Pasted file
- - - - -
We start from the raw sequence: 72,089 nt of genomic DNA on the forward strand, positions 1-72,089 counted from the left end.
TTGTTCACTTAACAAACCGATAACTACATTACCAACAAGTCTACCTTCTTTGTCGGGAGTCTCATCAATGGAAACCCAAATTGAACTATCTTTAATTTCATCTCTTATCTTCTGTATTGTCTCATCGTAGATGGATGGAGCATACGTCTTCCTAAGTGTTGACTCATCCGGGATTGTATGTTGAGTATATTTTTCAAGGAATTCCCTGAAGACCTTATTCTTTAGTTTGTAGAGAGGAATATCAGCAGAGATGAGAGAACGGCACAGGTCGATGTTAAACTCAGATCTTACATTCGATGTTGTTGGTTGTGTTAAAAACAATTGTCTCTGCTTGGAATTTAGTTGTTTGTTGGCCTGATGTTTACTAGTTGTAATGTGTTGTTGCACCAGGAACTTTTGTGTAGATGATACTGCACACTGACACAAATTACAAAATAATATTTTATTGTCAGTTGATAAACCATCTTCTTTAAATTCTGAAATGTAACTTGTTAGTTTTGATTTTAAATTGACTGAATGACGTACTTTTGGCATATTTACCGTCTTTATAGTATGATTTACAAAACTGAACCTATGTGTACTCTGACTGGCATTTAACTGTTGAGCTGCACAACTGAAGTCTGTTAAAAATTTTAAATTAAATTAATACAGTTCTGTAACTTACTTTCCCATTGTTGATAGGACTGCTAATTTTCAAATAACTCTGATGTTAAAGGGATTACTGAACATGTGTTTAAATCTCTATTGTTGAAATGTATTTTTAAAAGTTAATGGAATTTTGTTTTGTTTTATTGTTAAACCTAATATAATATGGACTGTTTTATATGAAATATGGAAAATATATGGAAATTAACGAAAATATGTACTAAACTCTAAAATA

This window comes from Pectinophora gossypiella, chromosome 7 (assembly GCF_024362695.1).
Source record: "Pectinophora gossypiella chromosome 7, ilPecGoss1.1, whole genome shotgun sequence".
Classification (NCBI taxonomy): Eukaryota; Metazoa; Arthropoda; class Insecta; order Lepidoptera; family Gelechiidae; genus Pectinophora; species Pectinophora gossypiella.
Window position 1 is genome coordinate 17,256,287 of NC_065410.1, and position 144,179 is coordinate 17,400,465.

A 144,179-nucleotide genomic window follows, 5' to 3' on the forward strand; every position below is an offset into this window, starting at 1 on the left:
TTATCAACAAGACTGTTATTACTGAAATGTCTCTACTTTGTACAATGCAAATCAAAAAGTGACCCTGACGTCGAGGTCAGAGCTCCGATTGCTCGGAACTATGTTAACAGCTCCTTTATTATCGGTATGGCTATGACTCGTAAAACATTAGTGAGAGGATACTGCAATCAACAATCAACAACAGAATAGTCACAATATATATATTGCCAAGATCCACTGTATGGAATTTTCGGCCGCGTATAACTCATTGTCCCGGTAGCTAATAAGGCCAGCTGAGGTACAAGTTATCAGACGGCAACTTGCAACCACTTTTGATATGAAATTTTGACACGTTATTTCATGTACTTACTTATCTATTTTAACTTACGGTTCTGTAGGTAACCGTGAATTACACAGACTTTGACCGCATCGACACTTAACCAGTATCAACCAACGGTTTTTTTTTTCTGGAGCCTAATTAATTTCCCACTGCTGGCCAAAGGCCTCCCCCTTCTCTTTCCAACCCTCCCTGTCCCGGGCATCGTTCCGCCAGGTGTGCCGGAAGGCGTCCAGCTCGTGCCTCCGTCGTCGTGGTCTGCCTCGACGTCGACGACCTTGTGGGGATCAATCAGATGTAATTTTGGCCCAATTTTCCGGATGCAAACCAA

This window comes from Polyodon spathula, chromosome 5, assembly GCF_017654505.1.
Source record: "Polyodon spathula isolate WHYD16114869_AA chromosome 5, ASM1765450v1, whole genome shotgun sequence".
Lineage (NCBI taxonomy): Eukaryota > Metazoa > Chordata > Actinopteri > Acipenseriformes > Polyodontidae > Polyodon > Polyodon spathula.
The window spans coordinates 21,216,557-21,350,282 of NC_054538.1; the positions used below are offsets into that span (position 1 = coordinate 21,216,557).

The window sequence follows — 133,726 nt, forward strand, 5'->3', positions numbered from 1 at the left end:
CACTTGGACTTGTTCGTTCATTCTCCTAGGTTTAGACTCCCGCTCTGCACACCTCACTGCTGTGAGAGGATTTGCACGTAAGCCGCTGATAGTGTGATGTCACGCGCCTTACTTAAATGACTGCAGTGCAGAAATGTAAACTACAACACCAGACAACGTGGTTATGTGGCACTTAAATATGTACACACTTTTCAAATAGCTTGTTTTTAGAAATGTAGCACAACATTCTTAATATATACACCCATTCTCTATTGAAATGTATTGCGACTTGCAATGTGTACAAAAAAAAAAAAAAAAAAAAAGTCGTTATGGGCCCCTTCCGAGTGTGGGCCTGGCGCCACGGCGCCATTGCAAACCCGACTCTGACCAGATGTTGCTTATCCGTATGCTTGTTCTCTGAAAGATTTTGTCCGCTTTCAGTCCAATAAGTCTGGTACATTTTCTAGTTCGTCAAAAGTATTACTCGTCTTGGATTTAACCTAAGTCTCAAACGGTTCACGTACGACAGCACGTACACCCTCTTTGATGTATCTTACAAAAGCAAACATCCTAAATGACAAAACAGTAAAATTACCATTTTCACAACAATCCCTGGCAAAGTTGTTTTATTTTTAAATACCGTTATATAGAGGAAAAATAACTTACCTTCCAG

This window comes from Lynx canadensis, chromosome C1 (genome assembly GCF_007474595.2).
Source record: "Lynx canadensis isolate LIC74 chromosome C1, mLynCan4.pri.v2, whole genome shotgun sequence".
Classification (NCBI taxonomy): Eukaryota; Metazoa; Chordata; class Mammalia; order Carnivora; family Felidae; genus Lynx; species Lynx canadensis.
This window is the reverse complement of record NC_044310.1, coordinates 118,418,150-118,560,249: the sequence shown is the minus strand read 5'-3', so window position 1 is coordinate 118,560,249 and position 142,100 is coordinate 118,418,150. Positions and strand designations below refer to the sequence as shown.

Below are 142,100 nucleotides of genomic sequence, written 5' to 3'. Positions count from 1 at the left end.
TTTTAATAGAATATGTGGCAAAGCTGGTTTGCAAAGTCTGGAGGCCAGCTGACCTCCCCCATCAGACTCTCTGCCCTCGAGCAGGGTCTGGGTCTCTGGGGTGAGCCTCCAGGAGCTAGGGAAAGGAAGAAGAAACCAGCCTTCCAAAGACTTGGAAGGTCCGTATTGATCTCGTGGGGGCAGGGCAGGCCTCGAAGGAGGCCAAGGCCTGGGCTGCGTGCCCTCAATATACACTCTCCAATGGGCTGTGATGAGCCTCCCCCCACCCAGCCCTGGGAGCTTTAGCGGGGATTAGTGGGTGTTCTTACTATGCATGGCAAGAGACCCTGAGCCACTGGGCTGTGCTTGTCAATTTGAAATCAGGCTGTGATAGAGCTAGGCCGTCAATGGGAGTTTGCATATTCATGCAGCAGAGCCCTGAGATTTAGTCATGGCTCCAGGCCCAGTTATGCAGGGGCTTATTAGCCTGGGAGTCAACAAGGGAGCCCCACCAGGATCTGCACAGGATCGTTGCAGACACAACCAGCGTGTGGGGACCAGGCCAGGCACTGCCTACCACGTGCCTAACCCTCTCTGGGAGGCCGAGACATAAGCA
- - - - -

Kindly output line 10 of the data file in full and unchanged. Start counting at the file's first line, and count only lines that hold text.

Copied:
Source record: "Polyodon spathula isolate WHYD16114869_AA chromosome 5, ASM1765450v1, whole genome shotgun sequence".